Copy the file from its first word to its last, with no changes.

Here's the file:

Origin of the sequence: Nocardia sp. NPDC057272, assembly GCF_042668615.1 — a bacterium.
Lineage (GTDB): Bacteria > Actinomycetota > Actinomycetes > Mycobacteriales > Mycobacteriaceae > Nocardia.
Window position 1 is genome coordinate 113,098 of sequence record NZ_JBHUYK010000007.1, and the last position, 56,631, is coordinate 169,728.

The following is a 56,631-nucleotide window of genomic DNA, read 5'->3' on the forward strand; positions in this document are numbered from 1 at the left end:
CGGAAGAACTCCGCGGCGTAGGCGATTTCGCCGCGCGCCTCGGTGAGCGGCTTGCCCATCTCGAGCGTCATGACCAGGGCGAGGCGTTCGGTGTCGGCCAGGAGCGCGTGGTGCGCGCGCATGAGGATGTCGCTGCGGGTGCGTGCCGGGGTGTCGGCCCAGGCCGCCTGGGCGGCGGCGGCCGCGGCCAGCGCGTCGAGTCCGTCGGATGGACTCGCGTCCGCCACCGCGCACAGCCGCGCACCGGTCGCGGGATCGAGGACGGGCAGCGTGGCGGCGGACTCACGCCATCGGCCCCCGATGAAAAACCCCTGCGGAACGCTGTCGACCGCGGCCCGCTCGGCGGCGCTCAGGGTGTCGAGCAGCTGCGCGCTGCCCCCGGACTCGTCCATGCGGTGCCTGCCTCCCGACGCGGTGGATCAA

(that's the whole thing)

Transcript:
Origin of the sequence: Nocardia sp. NPDC057272, assembly GCF_042668615.1 — a bacterium.
Lineage (GTDB): Bacteria > Actinomycetota > Actinomycetes > Mycobacteriales > Mycobacteriaceae > Nocardia.
Window position 1 is genome coordinate 113,098 of sequence record NZ_JBHUYK010000007.1, and the last position, 56,631, is coordinate 169,728.

The following is a 56,631-nucleotide window of genomic DNA, read 5'->3' on the forward strand; positions in this document are numbered from 1 at the left end:
CGGAAGAACTCCGCGGCGTAGGCGATTTCGCCGCGCGCCTCGGTGAGCGGCTTGCCCATCTCGAGCGTCATGACCAGGGCGAGGCGTTCGGTGTCGGCCAGGAGCGCGTGGTGCGCGCGCATGAGGATGTCGCTGCGGGTGCGTGCCGGGGTGTCGGCCCAGGCCGCCTGGGCGGCGGCGGCCGCGGCCAGCGCGTCGAGTCCGTCGGATGGACTCGCGTCCGCCACCGCGCACAGCCGCGCACCGGTCGCGGGATCGAGGACGGGCAGCGTGGCGGCGGACTCACGCCATCGGCCCCCGATGAAAAACCCCTGCGGAACGCTGTCGACCGCGGCCCGCTCGGCGGCGCTCAGGGTGTCGAGCAGCTGCGCGCTGCCCCCGGACTCGTCCATGCGGTGCCTGCCTCCCGACGCGGTGGATCAA